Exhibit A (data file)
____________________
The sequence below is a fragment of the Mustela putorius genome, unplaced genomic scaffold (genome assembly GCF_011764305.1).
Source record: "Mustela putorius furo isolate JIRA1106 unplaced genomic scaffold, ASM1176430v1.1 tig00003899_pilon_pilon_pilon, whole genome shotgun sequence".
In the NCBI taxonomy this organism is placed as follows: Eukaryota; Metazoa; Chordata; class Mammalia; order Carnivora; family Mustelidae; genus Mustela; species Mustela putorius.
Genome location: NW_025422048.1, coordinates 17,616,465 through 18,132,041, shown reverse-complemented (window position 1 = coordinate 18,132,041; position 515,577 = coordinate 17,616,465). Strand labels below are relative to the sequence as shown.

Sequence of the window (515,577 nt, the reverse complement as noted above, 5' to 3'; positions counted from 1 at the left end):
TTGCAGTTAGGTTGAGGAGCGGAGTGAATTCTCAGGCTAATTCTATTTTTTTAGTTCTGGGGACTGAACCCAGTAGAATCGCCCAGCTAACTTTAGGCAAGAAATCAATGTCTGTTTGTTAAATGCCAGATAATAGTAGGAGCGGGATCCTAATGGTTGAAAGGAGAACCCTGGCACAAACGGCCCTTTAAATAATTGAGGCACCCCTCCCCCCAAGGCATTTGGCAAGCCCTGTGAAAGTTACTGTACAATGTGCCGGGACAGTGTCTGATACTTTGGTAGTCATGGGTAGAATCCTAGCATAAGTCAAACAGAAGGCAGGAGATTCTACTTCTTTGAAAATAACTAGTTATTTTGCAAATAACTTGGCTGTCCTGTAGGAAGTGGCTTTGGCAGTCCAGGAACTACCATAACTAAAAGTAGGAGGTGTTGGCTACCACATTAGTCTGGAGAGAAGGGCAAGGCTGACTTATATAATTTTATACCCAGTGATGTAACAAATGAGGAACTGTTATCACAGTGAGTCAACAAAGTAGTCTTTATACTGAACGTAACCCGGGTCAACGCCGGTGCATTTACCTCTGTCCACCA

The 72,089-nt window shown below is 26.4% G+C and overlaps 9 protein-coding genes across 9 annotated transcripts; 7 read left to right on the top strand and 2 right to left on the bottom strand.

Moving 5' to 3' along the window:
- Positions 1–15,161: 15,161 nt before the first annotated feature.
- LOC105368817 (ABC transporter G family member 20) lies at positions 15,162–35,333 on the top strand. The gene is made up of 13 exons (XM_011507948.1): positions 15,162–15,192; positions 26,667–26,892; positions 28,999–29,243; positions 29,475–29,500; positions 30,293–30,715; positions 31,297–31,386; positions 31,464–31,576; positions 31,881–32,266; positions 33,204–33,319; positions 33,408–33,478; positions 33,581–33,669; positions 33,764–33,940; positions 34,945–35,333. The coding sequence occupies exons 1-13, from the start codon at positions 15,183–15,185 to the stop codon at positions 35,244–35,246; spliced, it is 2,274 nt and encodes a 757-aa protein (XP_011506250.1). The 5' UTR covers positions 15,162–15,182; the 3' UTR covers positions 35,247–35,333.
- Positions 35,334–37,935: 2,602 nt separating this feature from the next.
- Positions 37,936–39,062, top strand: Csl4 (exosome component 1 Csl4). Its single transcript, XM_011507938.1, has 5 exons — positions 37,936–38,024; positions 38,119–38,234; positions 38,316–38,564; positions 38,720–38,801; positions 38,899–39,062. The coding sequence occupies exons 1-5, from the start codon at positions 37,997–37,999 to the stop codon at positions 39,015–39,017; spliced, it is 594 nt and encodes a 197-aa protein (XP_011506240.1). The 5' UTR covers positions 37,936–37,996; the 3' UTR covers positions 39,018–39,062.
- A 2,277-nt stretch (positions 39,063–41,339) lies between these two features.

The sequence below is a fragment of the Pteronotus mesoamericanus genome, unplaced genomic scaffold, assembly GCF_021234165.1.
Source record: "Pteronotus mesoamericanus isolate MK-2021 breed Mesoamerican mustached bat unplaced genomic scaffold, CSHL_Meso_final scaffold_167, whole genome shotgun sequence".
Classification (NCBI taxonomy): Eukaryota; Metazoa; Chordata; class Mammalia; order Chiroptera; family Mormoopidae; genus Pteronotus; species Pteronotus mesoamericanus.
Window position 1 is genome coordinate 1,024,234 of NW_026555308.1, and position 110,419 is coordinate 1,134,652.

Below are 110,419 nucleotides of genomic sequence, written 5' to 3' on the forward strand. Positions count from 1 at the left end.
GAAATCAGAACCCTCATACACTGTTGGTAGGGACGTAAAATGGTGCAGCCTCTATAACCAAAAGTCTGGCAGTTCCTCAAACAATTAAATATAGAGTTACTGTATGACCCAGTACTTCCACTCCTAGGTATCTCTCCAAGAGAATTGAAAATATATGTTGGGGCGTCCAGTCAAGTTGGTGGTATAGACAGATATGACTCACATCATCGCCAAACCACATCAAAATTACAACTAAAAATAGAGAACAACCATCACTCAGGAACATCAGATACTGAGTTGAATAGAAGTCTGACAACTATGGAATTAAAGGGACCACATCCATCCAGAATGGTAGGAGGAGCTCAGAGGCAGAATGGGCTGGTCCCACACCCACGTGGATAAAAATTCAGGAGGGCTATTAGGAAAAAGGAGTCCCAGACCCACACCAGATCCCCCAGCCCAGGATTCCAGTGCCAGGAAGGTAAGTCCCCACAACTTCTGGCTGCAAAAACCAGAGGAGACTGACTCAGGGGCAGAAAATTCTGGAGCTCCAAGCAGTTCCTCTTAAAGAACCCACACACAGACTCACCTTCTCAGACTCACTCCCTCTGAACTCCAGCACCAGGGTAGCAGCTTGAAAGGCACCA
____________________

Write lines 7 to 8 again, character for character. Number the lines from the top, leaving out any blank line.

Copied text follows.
The 72,089-nt window shown below is 26.4% G+C and overlaps 9 protein-coding genes across 9 annotated transcripts; 7 read left to right on the top strand and 2 right to left on the bottom strand.

Moving 5' to 3' along the window: